The same may be said of the two outsiders, Bessie and Cooper. These are carefully layered performances, full of wan defeat and damage and defiant pluck on Bessie’s part and quickly sparked aggression and confusion with Cooper.
Dickie Beau in particular is a revelation in the role of Bessie, a prostitute who embodies the best of human instincts and a fatalism and lack of remaining strength to strike out on a different path. Her/his scenes with Sheppey are the most compelling and heartfelt of the play, and remind us of how good Maugham was in creating ambiguous heroines who muddle through as best they can and do not aspire to conventional heroic acts (Rosie Driffield is another).
There was also some good work from Geff Francis as Sheppey’s boss, though he could have demonstrated more authority and command in the first act, which would then have made slightly better sense of his slightly menacing almost Pinteresque interventions in the second. Brendan Hooper was a spry client in Act One, and a nicely contrasted embodiment of medical conceit in the later stages.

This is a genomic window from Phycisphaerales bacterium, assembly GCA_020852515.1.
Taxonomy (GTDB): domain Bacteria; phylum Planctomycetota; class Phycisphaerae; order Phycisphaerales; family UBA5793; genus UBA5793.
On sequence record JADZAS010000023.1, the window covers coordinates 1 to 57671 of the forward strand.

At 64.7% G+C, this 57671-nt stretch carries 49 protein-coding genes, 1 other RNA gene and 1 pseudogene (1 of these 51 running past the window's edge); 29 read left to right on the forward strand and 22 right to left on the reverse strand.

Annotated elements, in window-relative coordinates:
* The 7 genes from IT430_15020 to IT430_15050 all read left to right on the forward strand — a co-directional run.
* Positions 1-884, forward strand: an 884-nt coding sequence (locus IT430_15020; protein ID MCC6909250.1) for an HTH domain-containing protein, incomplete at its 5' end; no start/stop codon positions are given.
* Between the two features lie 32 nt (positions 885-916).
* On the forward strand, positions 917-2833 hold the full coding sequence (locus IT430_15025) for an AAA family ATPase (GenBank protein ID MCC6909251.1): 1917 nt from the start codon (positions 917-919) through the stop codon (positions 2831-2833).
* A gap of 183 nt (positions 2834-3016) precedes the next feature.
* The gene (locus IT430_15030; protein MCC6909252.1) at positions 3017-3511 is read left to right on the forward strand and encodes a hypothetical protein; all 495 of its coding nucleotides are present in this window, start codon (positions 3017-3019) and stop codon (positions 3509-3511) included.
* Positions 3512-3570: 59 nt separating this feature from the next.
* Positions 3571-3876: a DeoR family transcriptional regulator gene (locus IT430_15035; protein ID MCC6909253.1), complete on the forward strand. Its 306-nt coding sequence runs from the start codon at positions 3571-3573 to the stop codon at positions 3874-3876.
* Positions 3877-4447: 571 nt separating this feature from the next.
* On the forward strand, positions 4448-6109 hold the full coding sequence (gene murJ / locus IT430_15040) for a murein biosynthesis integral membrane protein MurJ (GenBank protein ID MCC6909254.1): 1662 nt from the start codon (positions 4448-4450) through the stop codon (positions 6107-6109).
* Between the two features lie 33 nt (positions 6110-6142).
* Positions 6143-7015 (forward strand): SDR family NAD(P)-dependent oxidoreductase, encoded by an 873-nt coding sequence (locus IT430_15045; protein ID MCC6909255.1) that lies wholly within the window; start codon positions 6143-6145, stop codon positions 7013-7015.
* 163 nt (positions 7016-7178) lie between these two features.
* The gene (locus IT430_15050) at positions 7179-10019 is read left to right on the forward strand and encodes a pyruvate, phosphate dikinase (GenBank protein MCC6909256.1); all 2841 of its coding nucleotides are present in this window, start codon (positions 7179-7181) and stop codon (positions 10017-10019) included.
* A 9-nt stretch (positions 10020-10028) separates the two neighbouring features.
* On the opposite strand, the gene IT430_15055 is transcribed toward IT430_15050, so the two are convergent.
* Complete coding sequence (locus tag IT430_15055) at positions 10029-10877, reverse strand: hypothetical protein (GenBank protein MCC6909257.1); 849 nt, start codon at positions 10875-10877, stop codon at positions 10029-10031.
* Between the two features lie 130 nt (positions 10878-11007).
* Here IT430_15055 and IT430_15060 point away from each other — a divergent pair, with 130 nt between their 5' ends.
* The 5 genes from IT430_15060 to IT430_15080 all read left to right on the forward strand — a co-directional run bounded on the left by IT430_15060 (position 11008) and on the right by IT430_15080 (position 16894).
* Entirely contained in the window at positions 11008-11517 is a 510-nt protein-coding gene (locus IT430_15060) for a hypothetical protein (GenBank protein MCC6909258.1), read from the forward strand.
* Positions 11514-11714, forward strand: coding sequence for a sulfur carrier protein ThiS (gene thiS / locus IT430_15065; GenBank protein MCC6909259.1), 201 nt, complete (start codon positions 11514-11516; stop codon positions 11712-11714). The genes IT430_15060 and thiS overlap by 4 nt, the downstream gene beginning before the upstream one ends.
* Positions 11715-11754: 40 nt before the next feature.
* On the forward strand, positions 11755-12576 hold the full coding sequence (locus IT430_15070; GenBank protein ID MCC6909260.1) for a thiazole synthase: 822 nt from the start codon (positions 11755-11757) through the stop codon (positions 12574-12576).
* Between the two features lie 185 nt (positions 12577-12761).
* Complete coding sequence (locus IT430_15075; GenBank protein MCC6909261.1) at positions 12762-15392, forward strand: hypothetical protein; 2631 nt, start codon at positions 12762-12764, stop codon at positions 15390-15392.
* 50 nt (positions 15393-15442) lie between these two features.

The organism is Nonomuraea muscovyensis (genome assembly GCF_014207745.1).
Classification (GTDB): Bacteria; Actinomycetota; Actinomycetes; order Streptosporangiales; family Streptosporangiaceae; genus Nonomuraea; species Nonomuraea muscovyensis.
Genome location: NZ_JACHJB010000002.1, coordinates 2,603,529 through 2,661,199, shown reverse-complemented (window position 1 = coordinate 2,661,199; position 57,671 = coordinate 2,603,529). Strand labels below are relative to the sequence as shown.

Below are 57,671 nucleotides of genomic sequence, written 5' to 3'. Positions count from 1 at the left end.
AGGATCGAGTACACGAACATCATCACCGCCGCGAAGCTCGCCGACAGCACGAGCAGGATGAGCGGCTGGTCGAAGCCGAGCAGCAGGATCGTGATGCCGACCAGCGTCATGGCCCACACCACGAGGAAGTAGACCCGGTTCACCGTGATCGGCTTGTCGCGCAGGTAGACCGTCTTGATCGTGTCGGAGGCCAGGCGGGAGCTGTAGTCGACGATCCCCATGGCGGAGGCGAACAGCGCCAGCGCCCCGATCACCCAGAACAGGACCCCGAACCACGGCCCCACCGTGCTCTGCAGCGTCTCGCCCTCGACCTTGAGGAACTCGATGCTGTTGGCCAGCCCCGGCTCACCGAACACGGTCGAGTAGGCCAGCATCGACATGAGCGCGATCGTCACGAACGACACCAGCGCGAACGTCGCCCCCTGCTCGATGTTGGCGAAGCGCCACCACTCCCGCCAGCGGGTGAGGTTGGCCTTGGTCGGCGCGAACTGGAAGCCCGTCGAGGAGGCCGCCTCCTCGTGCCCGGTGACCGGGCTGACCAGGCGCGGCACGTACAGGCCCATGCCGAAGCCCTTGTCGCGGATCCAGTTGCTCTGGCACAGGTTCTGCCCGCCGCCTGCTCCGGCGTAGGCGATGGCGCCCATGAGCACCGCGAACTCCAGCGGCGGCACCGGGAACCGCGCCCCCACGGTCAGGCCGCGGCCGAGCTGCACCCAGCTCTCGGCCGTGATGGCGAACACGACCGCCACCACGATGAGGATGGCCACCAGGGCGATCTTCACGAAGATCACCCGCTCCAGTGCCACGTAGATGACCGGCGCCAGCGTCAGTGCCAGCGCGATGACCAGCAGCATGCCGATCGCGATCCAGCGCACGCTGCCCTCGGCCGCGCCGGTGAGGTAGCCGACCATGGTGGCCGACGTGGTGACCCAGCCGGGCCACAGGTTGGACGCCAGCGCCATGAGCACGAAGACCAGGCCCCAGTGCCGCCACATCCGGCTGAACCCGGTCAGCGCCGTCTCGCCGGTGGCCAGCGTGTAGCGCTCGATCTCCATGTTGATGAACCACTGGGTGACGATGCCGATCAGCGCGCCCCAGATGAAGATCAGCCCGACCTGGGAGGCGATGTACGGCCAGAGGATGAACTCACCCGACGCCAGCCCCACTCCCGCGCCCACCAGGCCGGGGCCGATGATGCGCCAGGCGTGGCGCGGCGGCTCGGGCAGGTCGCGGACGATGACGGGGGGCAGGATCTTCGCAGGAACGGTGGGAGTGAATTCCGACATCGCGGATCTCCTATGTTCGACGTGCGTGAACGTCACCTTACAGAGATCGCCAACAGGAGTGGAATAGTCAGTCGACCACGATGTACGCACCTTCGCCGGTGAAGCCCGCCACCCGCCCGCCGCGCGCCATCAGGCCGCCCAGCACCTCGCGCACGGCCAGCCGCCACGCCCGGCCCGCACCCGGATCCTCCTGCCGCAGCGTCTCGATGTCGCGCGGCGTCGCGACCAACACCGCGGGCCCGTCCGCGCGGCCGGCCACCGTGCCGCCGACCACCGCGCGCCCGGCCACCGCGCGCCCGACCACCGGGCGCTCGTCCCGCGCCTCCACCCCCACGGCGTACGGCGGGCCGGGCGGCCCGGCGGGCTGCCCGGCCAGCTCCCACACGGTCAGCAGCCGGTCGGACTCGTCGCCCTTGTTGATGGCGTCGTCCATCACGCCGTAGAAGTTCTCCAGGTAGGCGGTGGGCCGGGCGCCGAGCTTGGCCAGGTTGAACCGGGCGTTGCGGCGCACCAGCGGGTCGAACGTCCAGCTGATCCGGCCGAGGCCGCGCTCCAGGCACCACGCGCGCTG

As always at the Orange Tree, set design achieves a high and flexible standard in the hands of Simon Daw, who evokes a Jermyn Street salon and a shabby South London sitting room with equal period skill and quirky detail. The same goes for the tasteful incidental music and sound design from Max Pappenheim that greatly enhanced the frequent moments when a departure from realism is required.
It is hard to see how this absorbing, funny, sometimes uncomfortable, ultimately unclassifiable play could be better done; and if you seek an antidote to traditional Christmas fare at the theatre, do find your way to Richmond over the coming weeks.